## More Examples
##### Pagination
######  Query to fetch results (rows) for page 1
```javascript
async function main() {
     const myQuery = {
        sql: "SELECT * from students LIMIT 100",
        pagination: 10
    };
    let results = await athenaExpress.query(myQuery);
    console.log(results);
}
main();

```
This will fetch the first 10 results (rows) off the 100 that exits in Athena. To query the next 10 rows, pass the values for `NextToken` and `QueryExecutionId` that were returned in the first query.

###### Query to fetch results (rows) for page 2 and beyond
```javascript
async function main() {
     const myQuery = {
        sql: "SELECT * from students LIMIT 100",
        pagination: 10,
        NextToken: "ARfCDXRjMkQsR1NWziK1ARgiip3umf3q0/bZmNZWeQxUDc7iSToT7uJHy2yo8nL5FyxQoIIkuPh/zDD51xld7SoALA+zhMhpZg==",
        QueryExecutionId: "c274843b-4c5c-4ccf-ac8b-e33d595b927d",
    };
    let results = await athenaExpress.query(myQuery);
    console.log(results);
}
main();

```


##### UTILITY queries
###### Show Tables (single column result)
 ```javascript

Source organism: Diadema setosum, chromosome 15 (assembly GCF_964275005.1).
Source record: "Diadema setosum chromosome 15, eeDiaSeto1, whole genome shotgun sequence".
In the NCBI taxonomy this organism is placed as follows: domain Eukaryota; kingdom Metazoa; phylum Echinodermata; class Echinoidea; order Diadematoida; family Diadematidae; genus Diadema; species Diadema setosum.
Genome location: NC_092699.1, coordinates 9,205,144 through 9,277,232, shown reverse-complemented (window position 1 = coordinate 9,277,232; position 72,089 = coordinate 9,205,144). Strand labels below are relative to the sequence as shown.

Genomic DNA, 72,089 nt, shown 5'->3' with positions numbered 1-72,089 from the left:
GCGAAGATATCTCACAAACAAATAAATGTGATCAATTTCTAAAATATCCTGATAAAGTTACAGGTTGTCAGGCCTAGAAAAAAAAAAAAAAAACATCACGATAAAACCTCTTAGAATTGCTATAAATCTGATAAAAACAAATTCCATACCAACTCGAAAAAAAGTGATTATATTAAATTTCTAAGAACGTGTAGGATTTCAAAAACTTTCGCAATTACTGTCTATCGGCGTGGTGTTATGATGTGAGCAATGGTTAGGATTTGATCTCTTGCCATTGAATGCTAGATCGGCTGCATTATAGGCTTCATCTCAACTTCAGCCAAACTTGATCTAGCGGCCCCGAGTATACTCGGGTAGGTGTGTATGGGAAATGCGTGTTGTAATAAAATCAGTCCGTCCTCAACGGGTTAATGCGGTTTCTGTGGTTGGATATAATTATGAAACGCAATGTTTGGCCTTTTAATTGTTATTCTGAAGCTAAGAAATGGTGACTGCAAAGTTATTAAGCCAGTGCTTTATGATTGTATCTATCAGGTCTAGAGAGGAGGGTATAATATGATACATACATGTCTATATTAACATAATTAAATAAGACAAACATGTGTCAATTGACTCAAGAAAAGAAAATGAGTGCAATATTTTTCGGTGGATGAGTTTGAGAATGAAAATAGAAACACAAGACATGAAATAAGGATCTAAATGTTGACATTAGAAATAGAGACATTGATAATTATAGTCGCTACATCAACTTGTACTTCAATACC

const results = await athenaExpress.query("SHOW TABLES");
console.log(results);

//Output:
{ Items:
   [ { row: 'default' },
     { row: 'sampledb' } ] }
   ```

###### Describe Table (dual column result)

 ```javascript
 const results = await athenaExpress.query("DESCRIBE elb_logs");
console.log(results);

//Output:
{ Items:
   [ { request_timestamp: 'string' },
     { elb_name: 'string' },
     { request_ip: 'string' },
     { request_port: 'int' },
     { backend_ip: 'string' },
     { backend_port: 'int' },
     { request_processing_time: 'double' },
     { backend_processing_time: 'double' },
     { client_response_time: 'double' },
     { elb_response_code: 'string' },
     { backend_response_code: 'string' },
     { received_bytes: 'bigint' },
     { sent_bytes: 'bigint' },
     { request_verb: 'string' },
     { url: 'string' },
     { protocol: 'string' },
     { user_agent: 'string' },
     { ssl_cipher: 'string' },
     { ssl_protocol: 'string' } ] }
   ```

## Contributors

[Gary Arora](https://twitter.com/AroraGary)

## License

MIT